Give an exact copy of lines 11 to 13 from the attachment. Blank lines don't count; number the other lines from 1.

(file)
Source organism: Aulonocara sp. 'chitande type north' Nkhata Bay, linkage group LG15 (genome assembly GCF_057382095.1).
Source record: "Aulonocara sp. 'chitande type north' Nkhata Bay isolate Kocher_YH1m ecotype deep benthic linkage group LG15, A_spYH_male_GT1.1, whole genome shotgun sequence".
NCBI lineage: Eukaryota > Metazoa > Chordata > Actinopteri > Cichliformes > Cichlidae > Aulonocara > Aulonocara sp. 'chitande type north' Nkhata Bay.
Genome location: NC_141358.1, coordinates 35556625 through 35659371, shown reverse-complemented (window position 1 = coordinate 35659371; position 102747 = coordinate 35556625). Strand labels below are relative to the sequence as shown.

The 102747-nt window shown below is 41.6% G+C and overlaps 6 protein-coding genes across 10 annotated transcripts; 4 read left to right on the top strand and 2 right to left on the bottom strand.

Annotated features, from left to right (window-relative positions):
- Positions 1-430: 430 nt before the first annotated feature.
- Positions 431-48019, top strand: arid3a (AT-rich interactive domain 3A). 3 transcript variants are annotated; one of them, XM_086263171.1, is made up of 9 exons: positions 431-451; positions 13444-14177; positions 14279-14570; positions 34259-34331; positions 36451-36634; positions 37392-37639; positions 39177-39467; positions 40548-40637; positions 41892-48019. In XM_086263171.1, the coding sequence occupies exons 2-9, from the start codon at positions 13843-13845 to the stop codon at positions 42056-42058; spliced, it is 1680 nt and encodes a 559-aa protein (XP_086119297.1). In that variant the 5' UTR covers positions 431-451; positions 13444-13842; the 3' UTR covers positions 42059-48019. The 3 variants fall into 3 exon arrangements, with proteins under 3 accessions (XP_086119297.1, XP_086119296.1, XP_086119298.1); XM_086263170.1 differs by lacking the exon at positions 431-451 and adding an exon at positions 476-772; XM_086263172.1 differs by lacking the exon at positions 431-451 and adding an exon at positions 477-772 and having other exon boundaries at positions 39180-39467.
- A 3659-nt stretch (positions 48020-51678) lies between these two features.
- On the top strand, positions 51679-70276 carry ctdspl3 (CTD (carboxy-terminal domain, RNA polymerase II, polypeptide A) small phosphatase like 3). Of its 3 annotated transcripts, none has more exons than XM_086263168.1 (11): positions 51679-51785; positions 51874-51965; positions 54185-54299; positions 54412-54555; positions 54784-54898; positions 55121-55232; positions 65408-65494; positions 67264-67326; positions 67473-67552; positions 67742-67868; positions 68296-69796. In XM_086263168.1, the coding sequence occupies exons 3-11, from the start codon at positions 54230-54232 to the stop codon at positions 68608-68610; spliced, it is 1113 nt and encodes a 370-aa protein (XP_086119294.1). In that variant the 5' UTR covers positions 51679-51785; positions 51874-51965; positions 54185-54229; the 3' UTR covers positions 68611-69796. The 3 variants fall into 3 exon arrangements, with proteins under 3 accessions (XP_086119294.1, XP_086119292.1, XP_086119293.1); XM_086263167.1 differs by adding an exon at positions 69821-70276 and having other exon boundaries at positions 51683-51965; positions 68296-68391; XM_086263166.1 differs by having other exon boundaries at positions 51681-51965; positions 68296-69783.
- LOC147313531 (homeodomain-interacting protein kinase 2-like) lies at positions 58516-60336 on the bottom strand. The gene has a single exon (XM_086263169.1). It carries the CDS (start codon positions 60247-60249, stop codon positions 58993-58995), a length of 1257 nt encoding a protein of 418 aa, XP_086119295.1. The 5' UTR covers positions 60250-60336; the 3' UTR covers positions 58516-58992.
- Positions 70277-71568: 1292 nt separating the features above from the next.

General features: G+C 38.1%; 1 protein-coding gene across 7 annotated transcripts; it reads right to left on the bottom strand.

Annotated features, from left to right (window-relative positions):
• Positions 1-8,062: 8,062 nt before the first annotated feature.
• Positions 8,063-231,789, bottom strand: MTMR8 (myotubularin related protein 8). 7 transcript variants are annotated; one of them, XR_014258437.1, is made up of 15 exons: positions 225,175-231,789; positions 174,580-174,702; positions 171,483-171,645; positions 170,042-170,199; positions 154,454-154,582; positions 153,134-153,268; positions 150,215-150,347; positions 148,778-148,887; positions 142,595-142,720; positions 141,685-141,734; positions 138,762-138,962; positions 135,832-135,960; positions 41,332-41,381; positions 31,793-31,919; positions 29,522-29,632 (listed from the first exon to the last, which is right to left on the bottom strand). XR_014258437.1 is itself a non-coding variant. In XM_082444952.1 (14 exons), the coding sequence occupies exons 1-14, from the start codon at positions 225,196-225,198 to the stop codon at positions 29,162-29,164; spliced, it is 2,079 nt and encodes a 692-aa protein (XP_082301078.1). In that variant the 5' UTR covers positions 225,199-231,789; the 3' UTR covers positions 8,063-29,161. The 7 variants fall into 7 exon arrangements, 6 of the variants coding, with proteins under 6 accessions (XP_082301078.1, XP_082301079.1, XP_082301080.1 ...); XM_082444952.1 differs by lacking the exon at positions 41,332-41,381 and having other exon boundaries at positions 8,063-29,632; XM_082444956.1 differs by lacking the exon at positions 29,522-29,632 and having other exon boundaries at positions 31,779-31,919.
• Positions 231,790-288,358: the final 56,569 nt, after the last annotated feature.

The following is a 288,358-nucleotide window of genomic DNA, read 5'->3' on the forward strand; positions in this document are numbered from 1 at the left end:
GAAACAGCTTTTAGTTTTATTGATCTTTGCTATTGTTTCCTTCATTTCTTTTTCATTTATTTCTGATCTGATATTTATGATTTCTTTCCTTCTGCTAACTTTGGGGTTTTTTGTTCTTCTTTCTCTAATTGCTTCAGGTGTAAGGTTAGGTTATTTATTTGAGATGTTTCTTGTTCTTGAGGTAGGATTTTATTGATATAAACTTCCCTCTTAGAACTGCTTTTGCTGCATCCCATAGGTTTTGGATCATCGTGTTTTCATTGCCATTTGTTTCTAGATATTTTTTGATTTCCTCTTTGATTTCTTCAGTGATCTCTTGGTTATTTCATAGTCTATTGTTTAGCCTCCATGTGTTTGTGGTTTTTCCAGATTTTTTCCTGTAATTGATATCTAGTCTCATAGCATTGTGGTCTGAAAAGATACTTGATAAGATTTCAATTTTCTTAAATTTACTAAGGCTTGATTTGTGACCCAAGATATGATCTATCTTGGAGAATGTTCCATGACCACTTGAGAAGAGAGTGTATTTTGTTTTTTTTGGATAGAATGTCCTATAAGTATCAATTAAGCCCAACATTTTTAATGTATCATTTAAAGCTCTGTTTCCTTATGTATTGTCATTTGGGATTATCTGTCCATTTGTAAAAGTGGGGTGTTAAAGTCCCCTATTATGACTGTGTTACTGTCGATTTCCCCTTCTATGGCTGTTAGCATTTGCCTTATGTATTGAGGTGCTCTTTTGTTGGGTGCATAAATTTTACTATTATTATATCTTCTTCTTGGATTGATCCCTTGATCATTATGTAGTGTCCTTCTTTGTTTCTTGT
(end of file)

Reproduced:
- LOC147313531 (homeodomain-interacting protein kinase 2-like) lies at positions 58516-60336 on the bottom strand. The gene has a single exon (XM_086263169.1). It carries the CDS (start codon positions 60247-60249, stop codon positions 58993-58995), a length of 1257 nt encoding a protein of 418 aa, XP_086119295.1. The 5' UTR covers positions 60250-60336; the 3' UTR covers positions 58516-58992.
- Positions 70277-71568: 1292 nt separating the features above from the next.

General features: G+C 38.1%; 1 protein-coding gene across 7 annotated transcripts; it reads right to left on the bottom strand.